Elderly Emirati man tells of the struggle for water in 1950s Dubai

Abdualaziz Al Qassab has worked in many jobs during his life, from herder to electrician. Here he recounts tales of bringing water to his neighbours when it was scarce.

As the UAE brings water to the world, so Abdulaziz Al Qassab brought it to Dubai in the 1950s. He walked 8km to the nearest well each day. Clint McLean for The National
Powered by automated translation

ABU DHABI // A simple drink of water, available to most of the developed world at the turn of the tap or, at most, a trip to the grocery shop, was a six-hour ordeal for Abdulaziz Al Qassab when he was growing up in Dubai in the 1950s.

For the first half of his life Mr Al Qassab, 70, worked as a butcher, herder, trader, merchant, store keeper, electrician and a water bearer.

“A man made himself, in those days, through hard work,” he said.

“From when you’re very young, only 10 years old, is when you begin to work. You worked because that was what mattered.”

In 1955, the nearest school taught reading through the Quran, and the dirham was not yet in circulation. Like many Arabian Gulf states, it was the Indian rupee that dictated business deals, of which Mr Al Qassab had many.

“I speak just for myself, but I’ve worked all kinds of jobs to make a living, to make money through whatever it took. But in those days, your worth was in your work.”

By the time he was 15, Mr Al Qassab had grown strong enough to take up a job that could yield him much more than what he earned through herding: bringing water to Dubai.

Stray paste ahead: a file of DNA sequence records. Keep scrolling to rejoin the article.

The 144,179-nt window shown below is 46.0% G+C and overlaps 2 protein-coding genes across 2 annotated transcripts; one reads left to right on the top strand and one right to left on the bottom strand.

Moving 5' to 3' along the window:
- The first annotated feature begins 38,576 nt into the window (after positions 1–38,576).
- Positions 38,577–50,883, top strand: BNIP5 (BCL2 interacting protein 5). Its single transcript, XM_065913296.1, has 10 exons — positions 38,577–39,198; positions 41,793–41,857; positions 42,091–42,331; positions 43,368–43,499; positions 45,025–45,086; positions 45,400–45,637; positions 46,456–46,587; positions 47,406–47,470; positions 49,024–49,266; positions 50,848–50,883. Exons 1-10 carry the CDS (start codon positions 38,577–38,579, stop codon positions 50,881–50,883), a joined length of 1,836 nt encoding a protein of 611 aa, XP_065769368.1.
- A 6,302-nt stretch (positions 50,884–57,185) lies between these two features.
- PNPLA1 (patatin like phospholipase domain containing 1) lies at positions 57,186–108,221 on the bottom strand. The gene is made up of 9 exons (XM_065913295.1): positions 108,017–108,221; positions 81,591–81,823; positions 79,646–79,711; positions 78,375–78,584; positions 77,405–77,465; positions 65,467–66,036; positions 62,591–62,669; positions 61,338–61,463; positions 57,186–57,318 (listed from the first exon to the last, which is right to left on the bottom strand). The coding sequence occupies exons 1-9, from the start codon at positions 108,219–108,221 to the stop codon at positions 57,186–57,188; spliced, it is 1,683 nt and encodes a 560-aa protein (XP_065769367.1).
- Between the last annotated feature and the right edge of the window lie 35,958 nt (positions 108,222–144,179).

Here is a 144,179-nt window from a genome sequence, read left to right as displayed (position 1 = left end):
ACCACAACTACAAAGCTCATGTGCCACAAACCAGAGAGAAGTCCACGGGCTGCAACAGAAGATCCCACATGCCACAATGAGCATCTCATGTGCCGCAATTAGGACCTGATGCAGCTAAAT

Living in the Old Souk, where Deira bus station is now, Mr Al Qassab would walk eight kilometres to the nearest water well, in Beda’a, near Satwa, to collect almost 100 litres of water. He carried it on a donkey back to his neighbourhood, selling it for a rupee. The modern-day equivalent is Dh8.

Today, Mr Al Qassab’s four-hour trip to collect 100 litres of drinking water would yield him Dh80.

“We’d even be lucky to get that money. People would tell us that they’ll pay us later. Sometimes later never came and other times we got paid, but we’d keep tally of who didn’t pay so we could know how to treat them,” he said.

A rope he always carried indicated how many rupees were owed to him – each knot in the rope was equal to one rupee.

Mr Al Qassab lived in the last area of Dubai to be developed by modern infrastructure, which meant that his trips to the water well extended well into his teenage years, the water a source of income and for personal use.

“Everyone gets tired, everyone goes through tough times. But one thing remains the same. We must love our country, we need to look after it, the land and what is built upon it,” he said.

According to Statistics Centre Abu Dhabi, the UAE in the early 1950s was a far cry from what it is now. Steady employment was a foreign concept, literacy among men was at 10 per cent and even fewer women could read. People earned a fraction of what they do now, and there was hardly any semblance of what are now modern cities.

But in those days, money was less important and the measures of success were different.

“This is my city, my country, my people,” Mr Al Qassab said.

“I love them all. Modern Dubai brought to us commerce and industry, it brought to us these great towers and advancement in technology and development, but it was old Dubai that taught us how to be men.”